New version of Nordic Marine Insurance Plan braces for Brexit – bolstering Nordic arbitration

The 2019 version of the Nordic Marine Insurance Plan of 2013 (the ‘’Plan’’) has been approved by the Plan’s Standing Revision Committee and will formally enter into force on 1 January 2019. The revisions include a clearer borderline between war and marine risks, an automatic reinstatement clause for loss of hire and several other amendments. It also introduces an arbitration clause.

Where insurance has been effected with a Nordic claims leader, the new version of the Plan still ­provides, in Clause 1-4A, that the courts at the place of the claims leader’s head office shall have exclusive jurisdiction over disputes in connection with the insurance and that the law of the place where the claims leader has its head office shall be applied. The new arbitration clause – which we will explain below – has however been introduced in the new version of the Plan as an option for insurances with Nordic claims leaders.

Previous versions of the Plan have stated that disputes arising from insurance contracts effected with a non-Nordic claims leader shall be governed by Norwegian law. However, the Plan made no mention of jurisdiction in these cases. In many instances this has come as a surprise to litigants, who often assumed that the Plan provided for exclusive Norwegian jurisdiction in these cases, but who have subsequently found themselves involved in proceedings in unexpected jurisdictions pursuant to the Brussels I Regulation and Lugano Convention.

The new arbitration clause, Clause 1-4B, in the 2019 version of the Plan now makes arbitration the default dispute resolution mechanism where there is a non-Nordic claims leader. The arbitration clause provides:

  • The arbitration shall be administered by the Nordic Offshore and Maritime Arbitration Association (NOMA) pursuant to its Rules and Best Practice Guidelines
  • The place of arbitration shall be Oslo unless otherwise agreed, with Norwegian law to apply
  • If the parties have agreed another Nordic Country as the place of arbitration, the law of that country shall apply
  • If the parties have agreed to arbitration in a non-Nordic country, Norwegian law shall apply
  • Any changes to the above must be made in writing

Whilst making arbitration the default position is aimed at aligning the Plan with market practice, the change has also been brought about by the looming consequences of Brexit.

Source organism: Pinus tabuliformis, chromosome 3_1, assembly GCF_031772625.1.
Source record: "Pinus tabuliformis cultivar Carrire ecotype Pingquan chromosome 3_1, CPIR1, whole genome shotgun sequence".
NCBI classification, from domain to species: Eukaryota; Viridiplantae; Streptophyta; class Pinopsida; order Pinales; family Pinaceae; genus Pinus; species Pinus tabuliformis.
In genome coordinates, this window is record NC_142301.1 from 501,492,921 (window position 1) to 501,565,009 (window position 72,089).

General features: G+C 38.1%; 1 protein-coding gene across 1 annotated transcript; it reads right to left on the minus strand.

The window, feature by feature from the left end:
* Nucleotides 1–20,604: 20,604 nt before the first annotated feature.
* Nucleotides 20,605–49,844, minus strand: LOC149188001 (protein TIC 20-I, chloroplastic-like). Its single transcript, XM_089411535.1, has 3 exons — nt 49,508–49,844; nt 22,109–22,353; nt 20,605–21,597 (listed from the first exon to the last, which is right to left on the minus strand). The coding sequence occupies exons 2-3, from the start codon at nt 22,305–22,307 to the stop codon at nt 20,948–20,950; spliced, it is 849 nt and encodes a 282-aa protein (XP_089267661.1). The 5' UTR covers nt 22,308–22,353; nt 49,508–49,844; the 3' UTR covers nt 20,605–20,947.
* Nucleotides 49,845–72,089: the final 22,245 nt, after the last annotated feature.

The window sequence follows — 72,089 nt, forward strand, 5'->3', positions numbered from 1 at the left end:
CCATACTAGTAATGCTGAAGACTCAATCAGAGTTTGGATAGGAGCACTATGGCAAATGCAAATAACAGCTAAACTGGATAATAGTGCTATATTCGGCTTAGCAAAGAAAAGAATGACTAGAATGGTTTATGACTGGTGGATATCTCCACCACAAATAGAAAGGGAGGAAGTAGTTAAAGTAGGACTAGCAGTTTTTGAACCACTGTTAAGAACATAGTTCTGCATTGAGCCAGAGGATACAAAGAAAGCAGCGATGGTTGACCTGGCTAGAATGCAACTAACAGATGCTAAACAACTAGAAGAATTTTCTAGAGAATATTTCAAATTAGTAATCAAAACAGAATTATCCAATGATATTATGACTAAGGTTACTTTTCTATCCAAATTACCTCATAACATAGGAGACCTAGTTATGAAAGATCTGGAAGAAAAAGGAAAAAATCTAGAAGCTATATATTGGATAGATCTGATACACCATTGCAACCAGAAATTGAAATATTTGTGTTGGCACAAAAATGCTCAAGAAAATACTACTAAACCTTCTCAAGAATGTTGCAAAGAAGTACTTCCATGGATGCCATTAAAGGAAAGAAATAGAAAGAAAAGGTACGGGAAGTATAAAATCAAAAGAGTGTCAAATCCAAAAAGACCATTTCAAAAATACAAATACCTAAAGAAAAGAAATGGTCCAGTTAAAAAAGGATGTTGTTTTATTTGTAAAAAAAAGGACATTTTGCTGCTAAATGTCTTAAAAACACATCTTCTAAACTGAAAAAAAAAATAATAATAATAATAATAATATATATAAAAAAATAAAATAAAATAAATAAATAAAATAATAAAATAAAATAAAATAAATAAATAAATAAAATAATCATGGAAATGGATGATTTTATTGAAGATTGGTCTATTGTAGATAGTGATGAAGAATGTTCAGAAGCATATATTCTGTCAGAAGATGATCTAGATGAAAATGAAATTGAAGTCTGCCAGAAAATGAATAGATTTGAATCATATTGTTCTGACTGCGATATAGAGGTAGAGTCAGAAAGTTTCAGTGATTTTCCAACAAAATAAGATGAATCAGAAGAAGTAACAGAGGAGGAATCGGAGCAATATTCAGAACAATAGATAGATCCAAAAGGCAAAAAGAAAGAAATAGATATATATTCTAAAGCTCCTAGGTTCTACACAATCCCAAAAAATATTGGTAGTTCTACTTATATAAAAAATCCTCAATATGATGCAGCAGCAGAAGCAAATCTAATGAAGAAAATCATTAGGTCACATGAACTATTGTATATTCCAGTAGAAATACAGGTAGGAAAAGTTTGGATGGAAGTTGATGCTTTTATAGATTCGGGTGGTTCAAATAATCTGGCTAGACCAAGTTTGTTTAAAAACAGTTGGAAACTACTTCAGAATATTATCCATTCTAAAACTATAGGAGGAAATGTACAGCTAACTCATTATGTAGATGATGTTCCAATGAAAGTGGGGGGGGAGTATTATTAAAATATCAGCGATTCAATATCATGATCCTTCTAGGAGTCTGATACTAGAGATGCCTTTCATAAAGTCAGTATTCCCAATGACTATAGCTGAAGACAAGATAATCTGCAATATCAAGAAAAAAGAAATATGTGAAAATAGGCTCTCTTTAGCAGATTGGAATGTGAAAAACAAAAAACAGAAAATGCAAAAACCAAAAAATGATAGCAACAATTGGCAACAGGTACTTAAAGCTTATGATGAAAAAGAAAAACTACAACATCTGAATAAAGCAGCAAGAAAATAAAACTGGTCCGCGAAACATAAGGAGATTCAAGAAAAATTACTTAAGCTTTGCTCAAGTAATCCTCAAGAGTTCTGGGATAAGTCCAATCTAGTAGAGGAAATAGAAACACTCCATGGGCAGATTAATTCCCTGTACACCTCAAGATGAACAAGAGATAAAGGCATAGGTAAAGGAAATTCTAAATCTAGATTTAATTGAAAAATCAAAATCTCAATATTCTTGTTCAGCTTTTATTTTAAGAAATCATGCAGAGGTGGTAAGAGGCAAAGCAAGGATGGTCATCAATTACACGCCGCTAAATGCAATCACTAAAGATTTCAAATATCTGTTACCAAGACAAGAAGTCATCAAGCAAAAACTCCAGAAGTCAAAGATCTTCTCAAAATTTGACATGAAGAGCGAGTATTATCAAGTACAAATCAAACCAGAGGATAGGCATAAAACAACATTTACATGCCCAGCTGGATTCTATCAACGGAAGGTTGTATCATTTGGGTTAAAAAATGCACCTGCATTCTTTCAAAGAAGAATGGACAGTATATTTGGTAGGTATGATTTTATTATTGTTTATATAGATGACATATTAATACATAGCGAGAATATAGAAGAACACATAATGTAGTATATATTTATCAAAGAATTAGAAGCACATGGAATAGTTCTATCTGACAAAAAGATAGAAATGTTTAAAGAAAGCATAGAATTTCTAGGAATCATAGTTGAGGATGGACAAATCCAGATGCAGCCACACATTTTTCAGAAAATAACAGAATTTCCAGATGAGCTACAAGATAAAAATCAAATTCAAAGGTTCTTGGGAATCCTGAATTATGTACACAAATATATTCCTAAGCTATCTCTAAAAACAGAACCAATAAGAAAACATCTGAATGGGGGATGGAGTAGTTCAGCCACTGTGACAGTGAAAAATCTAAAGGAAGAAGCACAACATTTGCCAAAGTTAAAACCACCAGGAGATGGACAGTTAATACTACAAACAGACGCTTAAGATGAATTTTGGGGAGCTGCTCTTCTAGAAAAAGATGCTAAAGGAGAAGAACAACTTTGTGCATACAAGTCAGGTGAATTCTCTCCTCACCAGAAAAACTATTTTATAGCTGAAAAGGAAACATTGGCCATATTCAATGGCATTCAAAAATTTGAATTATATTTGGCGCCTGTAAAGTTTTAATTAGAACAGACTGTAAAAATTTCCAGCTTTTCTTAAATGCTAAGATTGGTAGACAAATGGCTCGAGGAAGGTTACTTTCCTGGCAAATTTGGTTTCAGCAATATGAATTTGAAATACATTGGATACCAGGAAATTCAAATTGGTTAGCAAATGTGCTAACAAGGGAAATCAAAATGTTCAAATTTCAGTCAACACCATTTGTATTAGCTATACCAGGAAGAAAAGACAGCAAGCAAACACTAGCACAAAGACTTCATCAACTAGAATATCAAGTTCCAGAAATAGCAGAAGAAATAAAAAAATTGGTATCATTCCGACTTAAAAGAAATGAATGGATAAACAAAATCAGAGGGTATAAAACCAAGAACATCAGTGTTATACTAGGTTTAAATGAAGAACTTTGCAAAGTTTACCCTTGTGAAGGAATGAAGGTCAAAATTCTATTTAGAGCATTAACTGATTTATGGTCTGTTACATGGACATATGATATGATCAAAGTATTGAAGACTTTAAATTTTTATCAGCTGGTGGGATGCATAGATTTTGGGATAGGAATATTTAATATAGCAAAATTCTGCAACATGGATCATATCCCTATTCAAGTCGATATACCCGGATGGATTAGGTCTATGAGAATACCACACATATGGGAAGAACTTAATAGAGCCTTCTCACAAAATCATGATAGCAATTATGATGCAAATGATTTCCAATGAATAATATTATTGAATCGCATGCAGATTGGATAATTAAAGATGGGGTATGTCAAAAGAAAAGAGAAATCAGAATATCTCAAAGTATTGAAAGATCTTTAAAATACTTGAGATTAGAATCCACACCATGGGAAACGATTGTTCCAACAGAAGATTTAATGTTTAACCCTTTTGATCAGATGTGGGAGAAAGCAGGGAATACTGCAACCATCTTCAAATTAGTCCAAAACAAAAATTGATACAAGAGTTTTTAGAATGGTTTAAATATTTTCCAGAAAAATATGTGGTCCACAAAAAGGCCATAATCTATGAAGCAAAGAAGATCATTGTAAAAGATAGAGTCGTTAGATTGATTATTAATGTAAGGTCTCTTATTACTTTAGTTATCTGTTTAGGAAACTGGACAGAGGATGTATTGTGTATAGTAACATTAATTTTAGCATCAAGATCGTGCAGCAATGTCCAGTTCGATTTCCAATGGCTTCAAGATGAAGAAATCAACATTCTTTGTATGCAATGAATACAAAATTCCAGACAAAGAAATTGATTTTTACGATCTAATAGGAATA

Today, the Brussels I Regulation and Lugano Convention allows for free movement of judgments across Europe. However, from the time of the UK’s departure from EU on 29 March 2019 the issue of European recognition and enforcement of judgments handed down by English courts will be fraught with uncertainty. It is far from clear whether the Brussels I Regulation will continue to apply in the EU in respect of UK judgments and as of today the UK is not a signatory to the Lugano Convention. Players attempting to secure enforcement of English judgments abroad will therefore have to rely on the national laws of each European jurisdiction which may present onerous procedural hurdles or deny enforcement altogether.

This clearly poses a problem to non-Nordic claims leaders with a preference for UK jurisdiction. Better then, the Plan’s draftsmen have thought, to refer these matters to arbitration. Regardless of Brexit, arbitral awards are ensured cross-border effect pursuant to the New York Convention on the Recognition and Enforcement of Foreign Arbitral Awards.

Effect on Nordic Arbitration

As noted, the Plan determines that NOMA by default shall assume the functions of administering the arbitral process ­pursuant to the Association’s Rules and Guidelines.

NOMA was established in 2017 and its rules and guidelines have been developed to promote high quality, transparent and cost-efficient arbitrations. Building on both the UNCITRAL Model Law on Arbitration as well as the IBA Rules on the Taking of Evidence, the goal is to offer a pragmatic approach to dispute resolution, in keeping with the Nordic tradition. However, whilst Nordic in origin, there is nothing in the NOMA rules preventing issues under English law governed contracts to be arbitrated under NOMA. The Plan’s inclusion of NOMA may therefore well lead to “Nordic Arbitration” attracting a wider audience.